Part of the solution seems that the delicate rasborines are the core group, consisting of minor lineages that have not shifted far from their evolutionary niche, or have coevolved for millions of years. These are among the most basal lineages of living cyprinids. Other "rasborines" are apparently distributed across the diverse lineages of the family.[9]

The validity and circumscription of proposed subfamilies like Labeoninae or Squaliobarbinae also remains doubtful, although the latter do appear to correspond to a distinct lineage. The sometimes-seen grouping of the large-headed carps (Hypophthalmichthyinae) with Xenocypris, though, seems quite in error. More likely, the latter are part of the Cultrinae.[9]

The entirely paraphyletic "Barbinae" and the disputed Labeoninae might be better treated as part of the Cyprininae, forming a close-knit group whose internal relationships are still little known. The small African "barbs" do not belong in Barbus sensu stricto – indeed, they are as distant from the typical barbels and the typical carps (Cyprinus) as these are from Garra (which is placed in the Labeoninae by most who accept the latter as distinct) and thus might form another as yet unnamed subfamily. However, as noted above, how various minor lineages tie into this has not yet been resolved; therefore, such a radical move, though reasonable, is probably premature.[10]

The tench (Tinca tinca), a significant food species farmed in western Eurasia in large numbers, is unusual. It is most often grouped with the Leuciscinae, but even when these were rather loosely circumscribed, it always stood apart. A cladistic analysis of DNA sequence data of the S7 ribosomal protein intron 1 supports the view that it is distinct enough to constitute a monotypic subfamily. It also suggests it may be closer to the small East Asian Aphyocypris, Hemigrammocypris, and Yaoshanicus. They would have diverged roughly at the same time from cyprinids of east-central Asia, perhaps as a result of the Alpide orogeny that vastly changed the topography of that region in the late Paleogene, when their divergence presumably occurred.[11]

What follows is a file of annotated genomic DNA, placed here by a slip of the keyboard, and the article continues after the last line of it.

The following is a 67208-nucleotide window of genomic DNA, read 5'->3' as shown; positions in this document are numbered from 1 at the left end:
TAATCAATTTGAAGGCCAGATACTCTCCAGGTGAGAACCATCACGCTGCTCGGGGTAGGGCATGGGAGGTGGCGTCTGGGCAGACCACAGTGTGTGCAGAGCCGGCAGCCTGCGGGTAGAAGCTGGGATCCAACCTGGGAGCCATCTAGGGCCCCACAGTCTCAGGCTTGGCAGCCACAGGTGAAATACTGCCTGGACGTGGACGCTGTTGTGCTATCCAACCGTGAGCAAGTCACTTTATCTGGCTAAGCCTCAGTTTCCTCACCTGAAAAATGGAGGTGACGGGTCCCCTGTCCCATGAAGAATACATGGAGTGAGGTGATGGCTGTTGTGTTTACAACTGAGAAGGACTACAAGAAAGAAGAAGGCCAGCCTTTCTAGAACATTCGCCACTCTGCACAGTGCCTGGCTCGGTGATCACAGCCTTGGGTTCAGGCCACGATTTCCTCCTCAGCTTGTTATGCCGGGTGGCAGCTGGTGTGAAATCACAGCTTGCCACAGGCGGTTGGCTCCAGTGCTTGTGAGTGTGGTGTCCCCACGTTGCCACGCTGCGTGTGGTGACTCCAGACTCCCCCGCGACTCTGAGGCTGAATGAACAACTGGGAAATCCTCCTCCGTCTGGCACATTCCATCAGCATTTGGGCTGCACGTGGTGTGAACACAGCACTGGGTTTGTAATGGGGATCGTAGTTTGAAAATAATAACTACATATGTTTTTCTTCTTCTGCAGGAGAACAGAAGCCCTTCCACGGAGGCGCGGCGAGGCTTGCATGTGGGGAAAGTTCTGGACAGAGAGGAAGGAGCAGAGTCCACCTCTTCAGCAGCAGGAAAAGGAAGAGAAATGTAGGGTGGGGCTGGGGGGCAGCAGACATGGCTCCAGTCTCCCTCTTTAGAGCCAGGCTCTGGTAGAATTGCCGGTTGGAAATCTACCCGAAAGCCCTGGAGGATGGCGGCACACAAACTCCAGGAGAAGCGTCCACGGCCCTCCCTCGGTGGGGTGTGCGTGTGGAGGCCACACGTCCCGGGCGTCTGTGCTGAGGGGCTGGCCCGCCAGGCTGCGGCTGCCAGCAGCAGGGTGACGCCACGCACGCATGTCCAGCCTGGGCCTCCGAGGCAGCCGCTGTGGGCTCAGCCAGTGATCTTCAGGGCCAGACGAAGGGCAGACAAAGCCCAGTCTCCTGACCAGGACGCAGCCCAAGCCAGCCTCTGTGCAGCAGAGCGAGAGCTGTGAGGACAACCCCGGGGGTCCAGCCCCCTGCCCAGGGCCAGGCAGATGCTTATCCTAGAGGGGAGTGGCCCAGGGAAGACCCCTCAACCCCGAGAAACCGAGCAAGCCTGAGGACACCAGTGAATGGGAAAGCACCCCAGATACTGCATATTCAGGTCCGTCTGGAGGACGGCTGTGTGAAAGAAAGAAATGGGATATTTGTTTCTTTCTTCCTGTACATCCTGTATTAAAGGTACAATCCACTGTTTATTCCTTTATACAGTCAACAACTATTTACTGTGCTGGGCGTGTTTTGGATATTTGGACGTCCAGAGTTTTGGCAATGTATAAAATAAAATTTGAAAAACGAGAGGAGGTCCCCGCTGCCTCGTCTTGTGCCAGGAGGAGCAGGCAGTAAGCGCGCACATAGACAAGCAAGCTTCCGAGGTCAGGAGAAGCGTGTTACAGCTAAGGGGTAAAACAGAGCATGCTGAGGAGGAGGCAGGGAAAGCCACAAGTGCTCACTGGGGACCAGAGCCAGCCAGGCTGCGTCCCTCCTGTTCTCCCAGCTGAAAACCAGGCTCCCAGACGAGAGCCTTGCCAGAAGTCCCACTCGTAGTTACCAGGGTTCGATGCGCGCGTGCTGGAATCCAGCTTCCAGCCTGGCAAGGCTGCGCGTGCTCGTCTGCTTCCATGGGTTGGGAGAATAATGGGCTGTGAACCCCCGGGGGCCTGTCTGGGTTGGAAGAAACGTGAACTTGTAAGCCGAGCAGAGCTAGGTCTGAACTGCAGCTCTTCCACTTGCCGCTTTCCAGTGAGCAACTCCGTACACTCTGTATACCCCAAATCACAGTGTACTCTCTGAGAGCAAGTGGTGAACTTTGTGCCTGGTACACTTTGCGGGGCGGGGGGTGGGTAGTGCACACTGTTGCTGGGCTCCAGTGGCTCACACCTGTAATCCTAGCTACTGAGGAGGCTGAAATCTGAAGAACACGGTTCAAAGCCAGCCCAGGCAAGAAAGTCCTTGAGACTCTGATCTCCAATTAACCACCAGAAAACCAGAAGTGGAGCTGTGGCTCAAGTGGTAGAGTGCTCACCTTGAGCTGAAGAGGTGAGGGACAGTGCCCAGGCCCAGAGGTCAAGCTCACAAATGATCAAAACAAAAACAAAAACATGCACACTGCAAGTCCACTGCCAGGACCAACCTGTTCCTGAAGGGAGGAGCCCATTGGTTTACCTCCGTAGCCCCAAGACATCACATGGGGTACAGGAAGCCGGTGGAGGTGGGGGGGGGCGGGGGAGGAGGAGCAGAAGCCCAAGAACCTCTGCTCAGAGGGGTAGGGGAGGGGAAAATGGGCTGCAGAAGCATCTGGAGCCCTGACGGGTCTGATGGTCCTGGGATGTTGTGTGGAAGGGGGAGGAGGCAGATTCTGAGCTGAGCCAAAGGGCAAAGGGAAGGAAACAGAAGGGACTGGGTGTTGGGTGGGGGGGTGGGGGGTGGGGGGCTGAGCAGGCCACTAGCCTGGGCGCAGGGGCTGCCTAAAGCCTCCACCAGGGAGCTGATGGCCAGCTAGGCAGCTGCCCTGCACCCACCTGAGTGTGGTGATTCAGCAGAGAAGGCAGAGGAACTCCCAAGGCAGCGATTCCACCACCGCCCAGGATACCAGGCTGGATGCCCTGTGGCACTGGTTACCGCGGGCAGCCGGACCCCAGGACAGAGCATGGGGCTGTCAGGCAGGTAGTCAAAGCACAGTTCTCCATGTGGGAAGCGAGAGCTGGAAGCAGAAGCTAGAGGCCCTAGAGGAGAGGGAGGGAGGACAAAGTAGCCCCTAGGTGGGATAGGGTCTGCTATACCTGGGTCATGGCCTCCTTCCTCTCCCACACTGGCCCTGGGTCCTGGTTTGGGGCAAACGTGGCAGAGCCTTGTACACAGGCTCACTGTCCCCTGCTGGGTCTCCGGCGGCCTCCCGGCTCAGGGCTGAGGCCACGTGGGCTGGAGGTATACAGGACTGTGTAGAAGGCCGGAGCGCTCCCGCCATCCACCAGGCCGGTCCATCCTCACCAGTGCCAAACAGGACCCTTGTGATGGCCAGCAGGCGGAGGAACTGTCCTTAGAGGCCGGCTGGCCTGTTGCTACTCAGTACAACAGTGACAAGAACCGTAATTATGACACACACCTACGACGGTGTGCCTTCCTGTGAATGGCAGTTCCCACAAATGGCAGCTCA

A DNA based analysis of these fish places Rasborinae as the basal lineage with Cyprininae as a sister clade to Leuciscinae.[12] The subfamilies Acheilognathinae, Gobioninae and Leuciscinae are monophylitic.

Subfamilies and genera

Subfamily Leuciscinae – chubs, daces, true minnows, roaches, shiners and so on.

Incertae sedis

Unlike most fish species, cyprinid fish generally increase in abundance in eutrophic lakes. Here, they contribute towards positive feedback as they are efficient at eating zooplankton which would otherwise graze on the algae, reducing its abundance.

See also



  • [2009]: Cyprinid. Retrieved 2009-SEP-25.
  • Froese, Rainer, and Daniel Pauly, eds. (2011). FishBase. August 2011 version.
  • Florida Fish and Wildlife Conservation Commission (FFWCC) (2006): Florida's Exotic Freshwater Fishes. Retrieved 2007-03-05.
  • Cyprinus carpio (Linnaeus, 1758). Version of 2005-08-03. Retrieved 2007-05-03.
  • Howes, G. J. (1991): Systematics and biogeography: an overview. In: Winfield, I. J. & Nelson, J. S. (eds.): Biology of Cyprinids: 1–33. Chapman and Hall Ltd., London.
  • 2009 IUCN Red List of Threatened Species. Version 2009.1. Retrieved 2009-SEP-20.
  • Magri MacMahon, A. F. (1946): Fishlore. Pelican Books.

External links